Time refers to how long your sessions should be. At lower intensities, your sessions can be longer in duration, so in the beginning, if you are walking you can do it for 30 to 40 minutes a day, but if you are doing anything more intense than walking I would suggest 15-20 minutes for a few weeks before increasing to higher time frames or intensities. A good rule of thumb is to increase by 10-15% increments. So if you run for 15 minutes the first week you should shoot for 16-18 minutes in week 2.

Beyond all of that, how often you do cardio will also depend on finding something you enjoy. If you abhor running, maybe just doing the minimum you have to do to stay healthy is what you aim for, but if you find something you love to do, you will do it more often.

FIT for Strength Training


Like cardiovascular training, beginners should only start with about 2-3 days a week. Unlike cardio, lifting weights can put more stress on your nervous system and leave you sore for longer, so you’ll want at least one rest day in between workouts…more if you get very sore. Start with a balanced full-body workout for the first couple of weeks so you don’t overwork any one muscle group and develop connective tissue injuries like tendonitis.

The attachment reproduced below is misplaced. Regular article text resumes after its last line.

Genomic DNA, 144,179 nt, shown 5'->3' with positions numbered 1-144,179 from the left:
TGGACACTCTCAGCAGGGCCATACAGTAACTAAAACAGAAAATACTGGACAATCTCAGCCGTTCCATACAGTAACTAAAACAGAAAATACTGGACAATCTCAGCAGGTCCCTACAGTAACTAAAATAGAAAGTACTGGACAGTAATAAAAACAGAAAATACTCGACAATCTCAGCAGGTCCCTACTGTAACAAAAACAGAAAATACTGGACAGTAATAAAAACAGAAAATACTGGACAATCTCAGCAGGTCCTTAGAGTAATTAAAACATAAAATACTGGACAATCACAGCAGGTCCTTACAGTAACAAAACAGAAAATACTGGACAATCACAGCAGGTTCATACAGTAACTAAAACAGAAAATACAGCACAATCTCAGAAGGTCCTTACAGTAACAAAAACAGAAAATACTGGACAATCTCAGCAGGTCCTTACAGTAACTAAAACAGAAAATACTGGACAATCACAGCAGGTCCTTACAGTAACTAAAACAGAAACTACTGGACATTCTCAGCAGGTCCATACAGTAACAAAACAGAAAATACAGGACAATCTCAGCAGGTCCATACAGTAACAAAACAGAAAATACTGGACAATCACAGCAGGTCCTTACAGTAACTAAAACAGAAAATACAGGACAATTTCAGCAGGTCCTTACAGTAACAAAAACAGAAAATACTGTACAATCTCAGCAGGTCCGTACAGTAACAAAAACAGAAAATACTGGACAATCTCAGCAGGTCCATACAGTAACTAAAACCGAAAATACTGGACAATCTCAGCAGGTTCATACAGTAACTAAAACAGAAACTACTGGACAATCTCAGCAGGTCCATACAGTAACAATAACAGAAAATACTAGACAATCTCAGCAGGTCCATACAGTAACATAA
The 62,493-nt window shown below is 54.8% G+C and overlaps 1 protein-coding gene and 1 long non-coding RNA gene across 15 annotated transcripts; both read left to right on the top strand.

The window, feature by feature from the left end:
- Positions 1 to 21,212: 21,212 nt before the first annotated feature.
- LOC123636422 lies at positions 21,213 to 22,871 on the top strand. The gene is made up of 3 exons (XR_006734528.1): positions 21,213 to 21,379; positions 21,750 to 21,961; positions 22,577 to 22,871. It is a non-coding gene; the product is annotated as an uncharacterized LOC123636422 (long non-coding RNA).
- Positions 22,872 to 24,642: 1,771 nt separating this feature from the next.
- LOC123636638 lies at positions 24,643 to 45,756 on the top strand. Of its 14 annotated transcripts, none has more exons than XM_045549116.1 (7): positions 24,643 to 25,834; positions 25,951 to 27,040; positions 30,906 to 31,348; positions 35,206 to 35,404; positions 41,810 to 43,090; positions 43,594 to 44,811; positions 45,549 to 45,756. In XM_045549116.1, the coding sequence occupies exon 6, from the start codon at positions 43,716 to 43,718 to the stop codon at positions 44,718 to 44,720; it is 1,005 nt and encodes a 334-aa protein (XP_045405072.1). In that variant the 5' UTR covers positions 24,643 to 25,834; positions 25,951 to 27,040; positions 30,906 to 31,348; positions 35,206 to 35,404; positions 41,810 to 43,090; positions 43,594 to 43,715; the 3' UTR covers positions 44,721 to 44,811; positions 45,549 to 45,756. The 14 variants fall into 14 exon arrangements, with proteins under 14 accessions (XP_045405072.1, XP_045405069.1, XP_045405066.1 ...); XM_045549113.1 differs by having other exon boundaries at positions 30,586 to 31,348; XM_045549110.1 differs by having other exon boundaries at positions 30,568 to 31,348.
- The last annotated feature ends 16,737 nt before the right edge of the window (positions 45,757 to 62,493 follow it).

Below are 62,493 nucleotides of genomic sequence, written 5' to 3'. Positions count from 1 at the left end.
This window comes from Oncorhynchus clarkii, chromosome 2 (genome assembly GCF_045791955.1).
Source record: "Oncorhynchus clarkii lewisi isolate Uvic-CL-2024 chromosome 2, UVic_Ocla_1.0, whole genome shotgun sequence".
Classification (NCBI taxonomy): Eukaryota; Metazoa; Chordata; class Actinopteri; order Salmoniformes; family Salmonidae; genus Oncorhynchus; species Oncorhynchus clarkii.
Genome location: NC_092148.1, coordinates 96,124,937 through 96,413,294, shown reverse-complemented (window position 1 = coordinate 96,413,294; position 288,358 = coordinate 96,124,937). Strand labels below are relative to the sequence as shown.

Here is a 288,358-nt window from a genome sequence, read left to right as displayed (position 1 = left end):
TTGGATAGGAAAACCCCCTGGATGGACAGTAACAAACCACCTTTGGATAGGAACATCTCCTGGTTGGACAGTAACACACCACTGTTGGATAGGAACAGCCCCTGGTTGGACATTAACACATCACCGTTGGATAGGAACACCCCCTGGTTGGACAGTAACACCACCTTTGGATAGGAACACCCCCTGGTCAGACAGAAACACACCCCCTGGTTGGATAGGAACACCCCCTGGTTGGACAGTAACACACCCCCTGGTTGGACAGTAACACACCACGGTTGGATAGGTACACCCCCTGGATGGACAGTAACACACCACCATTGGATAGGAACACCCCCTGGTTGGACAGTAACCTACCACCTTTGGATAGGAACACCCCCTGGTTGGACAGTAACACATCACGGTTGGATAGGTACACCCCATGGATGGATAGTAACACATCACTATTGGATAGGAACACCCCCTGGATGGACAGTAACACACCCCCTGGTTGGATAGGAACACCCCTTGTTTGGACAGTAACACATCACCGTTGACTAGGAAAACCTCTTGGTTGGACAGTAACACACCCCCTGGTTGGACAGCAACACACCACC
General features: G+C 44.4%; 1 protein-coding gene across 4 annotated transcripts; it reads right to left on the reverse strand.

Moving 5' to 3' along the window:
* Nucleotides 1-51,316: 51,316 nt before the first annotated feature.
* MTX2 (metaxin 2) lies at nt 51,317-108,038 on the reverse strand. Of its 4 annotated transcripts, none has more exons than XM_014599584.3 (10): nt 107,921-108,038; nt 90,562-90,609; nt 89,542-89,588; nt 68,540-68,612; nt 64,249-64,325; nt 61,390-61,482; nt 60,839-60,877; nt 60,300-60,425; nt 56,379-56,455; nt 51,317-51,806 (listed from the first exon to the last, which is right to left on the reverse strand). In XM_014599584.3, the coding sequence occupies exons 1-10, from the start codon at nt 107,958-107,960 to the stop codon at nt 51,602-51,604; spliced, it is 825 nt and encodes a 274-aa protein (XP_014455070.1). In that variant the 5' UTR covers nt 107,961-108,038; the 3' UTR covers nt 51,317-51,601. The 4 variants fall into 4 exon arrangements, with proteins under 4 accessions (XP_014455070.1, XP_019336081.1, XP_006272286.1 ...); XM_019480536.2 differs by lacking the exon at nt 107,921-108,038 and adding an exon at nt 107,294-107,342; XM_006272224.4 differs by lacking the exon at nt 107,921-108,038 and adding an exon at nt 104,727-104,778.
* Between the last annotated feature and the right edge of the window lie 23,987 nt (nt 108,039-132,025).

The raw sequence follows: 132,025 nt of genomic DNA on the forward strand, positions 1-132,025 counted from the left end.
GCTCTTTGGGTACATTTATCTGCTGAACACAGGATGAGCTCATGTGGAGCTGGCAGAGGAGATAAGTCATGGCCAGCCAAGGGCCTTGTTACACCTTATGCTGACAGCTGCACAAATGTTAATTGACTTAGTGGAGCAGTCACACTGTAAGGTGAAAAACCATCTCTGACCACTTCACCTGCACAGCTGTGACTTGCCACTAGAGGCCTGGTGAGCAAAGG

Intensity and Time

Determining intensity and time for weight training is different than cardio because strength training doesn’t affect your heart rate the same as cardio and you don’t spend as much time under tension during your workouts, so the way you measure it will be reflected in weight, sets, and reps.

If you are a beginner or just coming back after a long layoff, you should look to build stability, neuromuscular efficiency, and endurance in the first couple of weeks. Look to use lighter weight with fewer sets and high repetitions: aiming for two or three sets of 12 to 20 reps.

After a couple of weeks of higher rep sets, you can begin to increase to a moderate amount of repetitions at heavier loads. Shoot for 3-4 sets of 8-12 reps.

If your goal is to continually build strength, increase to heavier weights with fewer reps and more sets as you continue to get stronger. Finally reaching 3-5 sets of 4-6 reps. This should be at least 6 weeks after you started if you remained consistent over that time period.

This kind of progression allows your body to adapt over time and will help you avoid overuse injuries and plateaus.


As you can see, the type of training you do will determine the amount of time and intensity you spend doing it. At our gym, we will be alternating the type of training every day between cardio, strength, and skill work allowing our members to slowly build up their nervous system, connective tissues, and stamina. This approach will minimize injuries and allow for faster progress, ultimately leading to our end goal which is a happier, and healthier lifestyle.

You can’t stay healthy if you get injured jumping back in too quickly, so take your time coming back. If you make your goal consistency over intensity, you will see better results and your body will thank you in the long run.